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Silent comedy pioneer Mack Sennett had been creating stars since founding Keystone Studios in 1912. There he promoted the careers of such legends as Charles Chaplin, Gloria Swanson and Fatty Arbuckle. He moved the company to Triangle Film Corporation in 1915, but by 1917 had decided to strike out on his own, leaving Keystone with Triangle and creating his own Mack Sennett Comedies Corporation. That company released films through Paramount and First National before moving to Pathe in 1923.
The move had seemed like a good idea, as Pathe's distribution arm had a wide reach, but the company's management problems would come back to haunt him. Nor did it help that by 1923, Sennett's major stars had left him. He would retain only one of his top discoveries, Harry Langdon, during his six years there. The loss of Langdon in 1926 coupled with Pathe's problems led to sinking fortunes for Sennett. Complicating matters was the fact that, unlike rival comedy shorts producer Hal Roach, who also released through Pathe at the time, Sennett had not maintained ownership of his own films. When the two finally left the distributor, Roach's library was still popular enough to earn him a berth at MGM, while Sennett ended his career in bankruptcy.
Even in decline, however, Sennett's comic imagination was fertile. Once considered "lesser" stars, Sennett's leads at the time, particularly Billy Bevan, Andy Clyde and Madeline Hurlock, are ripe for rediscovery. In addition, his later films feature then-newcomer Carole Lombard, learning the comic techniques that would make her one of the '30s' top stars. All of their work had a grace and energy that keep his films fresh and entertaining, even almost 90 years after their initial releases.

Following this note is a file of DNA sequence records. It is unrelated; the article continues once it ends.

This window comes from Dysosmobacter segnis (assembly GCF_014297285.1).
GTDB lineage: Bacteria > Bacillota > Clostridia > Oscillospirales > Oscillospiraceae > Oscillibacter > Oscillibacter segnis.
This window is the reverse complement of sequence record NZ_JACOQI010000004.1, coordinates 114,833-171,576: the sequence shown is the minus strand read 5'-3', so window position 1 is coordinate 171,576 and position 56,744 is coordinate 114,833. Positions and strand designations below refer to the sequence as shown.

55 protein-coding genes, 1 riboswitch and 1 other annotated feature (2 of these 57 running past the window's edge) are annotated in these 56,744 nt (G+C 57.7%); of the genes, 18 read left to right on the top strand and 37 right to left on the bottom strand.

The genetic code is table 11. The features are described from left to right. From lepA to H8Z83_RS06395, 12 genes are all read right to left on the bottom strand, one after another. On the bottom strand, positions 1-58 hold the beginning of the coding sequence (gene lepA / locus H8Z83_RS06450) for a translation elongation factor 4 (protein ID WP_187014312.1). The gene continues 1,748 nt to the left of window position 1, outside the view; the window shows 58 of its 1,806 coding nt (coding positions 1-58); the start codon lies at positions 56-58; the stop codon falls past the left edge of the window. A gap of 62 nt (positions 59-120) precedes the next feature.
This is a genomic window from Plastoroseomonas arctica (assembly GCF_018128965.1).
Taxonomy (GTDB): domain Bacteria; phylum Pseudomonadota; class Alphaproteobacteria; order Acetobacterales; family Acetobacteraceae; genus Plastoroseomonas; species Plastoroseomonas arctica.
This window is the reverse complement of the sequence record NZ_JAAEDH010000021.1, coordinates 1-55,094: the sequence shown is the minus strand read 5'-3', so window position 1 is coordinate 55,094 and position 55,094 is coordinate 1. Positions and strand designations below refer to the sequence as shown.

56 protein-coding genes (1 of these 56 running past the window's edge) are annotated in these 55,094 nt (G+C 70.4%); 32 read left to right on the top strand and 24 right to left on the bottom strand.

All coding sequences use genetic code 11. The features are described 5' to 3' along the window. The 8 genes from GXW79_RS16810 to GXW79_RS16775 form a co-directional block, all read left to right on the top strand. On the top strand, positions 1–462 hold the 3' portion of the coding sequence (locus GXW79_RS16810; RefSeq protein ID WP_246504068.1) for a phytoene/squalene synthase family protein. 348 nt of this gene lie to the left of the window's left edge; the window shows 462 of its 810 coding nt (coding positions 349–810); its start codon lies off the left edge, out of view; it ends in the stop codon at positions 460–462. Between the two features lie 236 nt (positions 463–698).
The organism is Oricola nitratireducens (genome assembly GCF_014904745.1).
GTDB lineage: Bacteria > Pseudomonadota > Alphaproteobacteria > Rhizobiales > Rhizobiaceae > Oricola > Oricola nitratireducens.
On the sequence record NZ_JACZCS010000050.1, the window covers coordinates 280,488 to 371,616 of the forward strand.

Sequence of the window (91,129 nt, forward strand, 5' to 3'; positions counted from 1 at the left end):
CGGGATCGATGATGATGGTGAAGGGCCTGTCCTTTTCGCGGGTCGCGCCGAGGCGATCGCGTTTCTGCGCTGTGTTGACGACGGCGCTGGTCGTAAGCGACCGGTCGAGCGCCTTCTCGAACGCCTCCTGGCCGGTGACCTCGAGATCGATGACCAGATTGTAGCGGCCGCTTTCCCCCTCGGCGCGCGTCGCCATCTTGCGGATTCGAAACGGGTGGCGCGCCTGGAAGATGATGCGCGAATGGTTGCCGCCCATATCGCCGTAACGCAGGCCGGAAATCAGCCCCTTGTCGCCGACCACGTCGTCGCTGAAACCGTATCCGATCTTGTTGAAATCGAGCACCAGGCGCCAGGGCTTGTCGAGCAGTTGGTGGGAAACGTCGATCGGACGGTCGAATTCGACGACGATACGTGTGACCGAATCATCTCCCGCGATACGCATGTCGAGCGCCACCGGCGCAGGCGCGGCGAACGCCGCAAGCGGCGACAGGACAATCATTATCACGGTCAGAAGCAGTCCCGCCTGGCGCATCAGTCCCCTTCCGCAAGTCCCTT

The chase, a Sennett staple, was at the heart of the 1924 short Lizzies of the Field. Billie Bevan stars as a mechanic whose garage competes with its nearest rival in a daredevil cross-country race. Like most Sennett films, the picture is filled with sight gags, like a car with an extendable passenger seat used to snag leading lady Barbara Pierce and the "Snoozenmobile" that lets the driver get in a little extra sleep on the way to work. Once the race starts, it's all speed and stunts as one car backs into the judges' stand and pulls it along the course, the racers run into four men hauling a log across the road, turning it into a pile of kindling, and the villain moves a "road blocked" sign to send Bevan through a blasting site.
This was one of several vehicles Sennett made with Billy Bevan between 1919 and 1929. The Australian clown made more than 100 shorts for the comic pioneer, starting with Treating 'Em Rough (1919) and ending with Calling Hubby's Bluff (1929). With his trademarked bowler hat and droopy moustache, Bevan was usually a mischief-maker in the tradition of such earlier Sennett leading men as Charles Chaplin. Although Andy Clyde only has a small role as the starter for the race, he and Bevan would eventually become a popular comic team for Sennett, although Clyde would also start a series of shorts of his own, usually playing addled old men.
Producer: Mack Sennett
Director: Del Lord
Screenplay: Mack Sennett, John A. Waldron
Cinematography: Bob Ladd, George Spear
Cast: Billy Bevan (Nick Pliers, a Mechanic), Sidney Smith (Another Mechanic), Jack Lloyd (Nick Pliers, The Boss), Barbara Pierce (Polly Pliers, Daughter of the Boss), John J. Richardson (The Villain), Andy Clyde (The Starter).
by Frank Miller